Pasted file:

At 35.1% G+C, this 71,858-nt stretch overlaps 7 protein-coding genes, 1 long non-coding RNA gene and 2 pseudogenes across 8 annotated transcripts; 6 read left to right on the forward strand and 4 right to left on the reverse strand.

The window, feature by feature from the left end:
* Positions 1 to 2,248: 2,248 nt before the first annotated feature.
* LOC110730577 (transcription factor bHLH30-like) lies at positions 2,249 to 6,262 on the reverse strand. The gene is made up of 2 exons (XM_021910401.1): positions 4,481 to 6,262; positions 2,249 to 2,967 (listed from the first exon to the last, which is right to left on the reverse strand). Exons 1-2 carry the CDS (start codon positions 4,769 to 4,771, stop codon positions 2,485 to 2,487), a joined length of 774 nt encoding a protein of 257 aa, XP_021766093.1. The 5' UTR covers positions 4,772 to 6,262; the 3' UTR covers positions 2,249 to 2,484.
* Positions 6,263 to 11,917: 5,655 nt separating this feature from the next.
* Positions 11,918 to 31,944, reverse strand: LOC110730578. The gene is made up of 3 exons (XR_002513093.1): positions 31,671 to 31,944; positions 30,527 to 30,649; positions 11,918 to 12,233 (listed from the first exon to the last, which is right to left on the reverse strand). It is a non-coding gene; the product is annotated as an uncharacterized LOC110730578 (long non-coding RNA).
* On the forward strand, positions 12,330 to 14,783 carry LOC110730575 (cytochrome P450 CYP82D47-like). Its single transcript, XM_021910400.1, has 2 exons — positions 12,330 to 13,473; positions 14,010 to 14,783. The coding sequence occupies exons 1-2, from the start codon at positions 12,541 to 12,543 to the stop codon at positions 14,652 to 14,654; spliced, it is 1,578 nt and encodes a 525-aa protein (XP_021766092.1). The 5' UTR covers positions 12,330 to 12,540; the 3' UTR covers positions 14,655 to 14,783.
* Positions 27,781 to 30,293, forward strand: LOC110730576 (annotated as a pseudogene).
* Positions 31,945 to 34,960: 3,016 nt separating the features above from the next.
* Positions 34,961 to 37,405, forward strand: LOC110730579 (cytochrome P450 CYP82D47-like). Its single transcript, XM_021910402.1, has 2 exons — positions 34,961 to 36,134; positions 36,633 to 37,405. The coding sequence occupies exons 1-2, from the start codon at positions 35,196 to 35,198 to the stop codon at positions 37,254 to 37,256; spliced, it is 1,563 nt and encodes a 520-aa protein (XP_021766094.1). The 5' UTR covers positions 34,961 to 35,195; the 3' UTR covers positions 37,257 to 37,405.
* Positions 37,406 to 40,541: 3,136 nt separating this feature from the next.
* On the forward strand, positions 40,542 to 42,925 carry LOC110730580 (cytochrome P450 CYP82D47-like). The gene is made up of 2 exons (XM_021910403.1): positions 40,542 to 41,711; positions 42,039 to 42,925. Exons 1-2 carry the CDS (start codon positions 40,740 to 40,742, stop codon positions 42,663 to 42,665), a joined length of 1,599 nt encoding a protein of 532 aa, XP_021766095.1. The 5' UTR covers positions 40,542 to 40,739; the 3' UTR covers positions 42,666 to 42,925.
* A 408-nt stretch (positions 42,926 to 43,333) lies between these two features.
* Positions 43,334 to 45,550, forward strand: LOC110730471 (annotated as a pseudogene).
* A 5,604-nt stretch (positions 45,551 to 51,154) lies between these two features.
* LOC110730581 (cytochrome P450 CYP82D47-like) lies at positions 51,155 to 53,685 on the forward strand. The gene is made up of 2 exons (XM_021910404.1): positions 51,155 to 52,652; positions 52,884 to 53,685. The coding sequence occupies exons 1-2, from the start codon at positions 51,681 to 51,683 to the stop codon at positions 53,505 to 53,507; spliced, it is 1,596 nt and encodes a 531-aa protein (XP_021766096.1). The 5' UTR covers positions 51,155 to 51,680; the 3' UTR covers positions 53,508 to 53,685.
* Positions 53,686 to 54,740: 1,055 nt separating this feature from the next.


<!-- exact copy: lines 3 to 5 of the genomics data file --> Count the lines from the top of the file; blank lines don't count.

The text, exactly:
* Positions 1 to 2,248: 2,248 nt before the first annotated feature.
* LOC110730577 (transcription factor bHLH30-like) lies at positions 2,249 to 6,262 on the reverse strand. The gene is made up of 2 exons (XM_021910401.1): positions 4,481 to 6,262; positions 2,249 to 2,967 (listed from the first exon to the last, which is right to left on the reverse strand). Exons 1-2 carry the CDS (start codon positions 4,769 to 4,771, stop codon positions 2,485 to 2,487), a joined length of 774 nt encoding a protein of 257 aa, XP_021766093.1. The 5' UTR covers positions 4,772 to 6,262; the 3' UTR covers positions 2,249 to 2,484.
* Positions 6,263 to 11,917: 5,655 nt separating this feature from the next.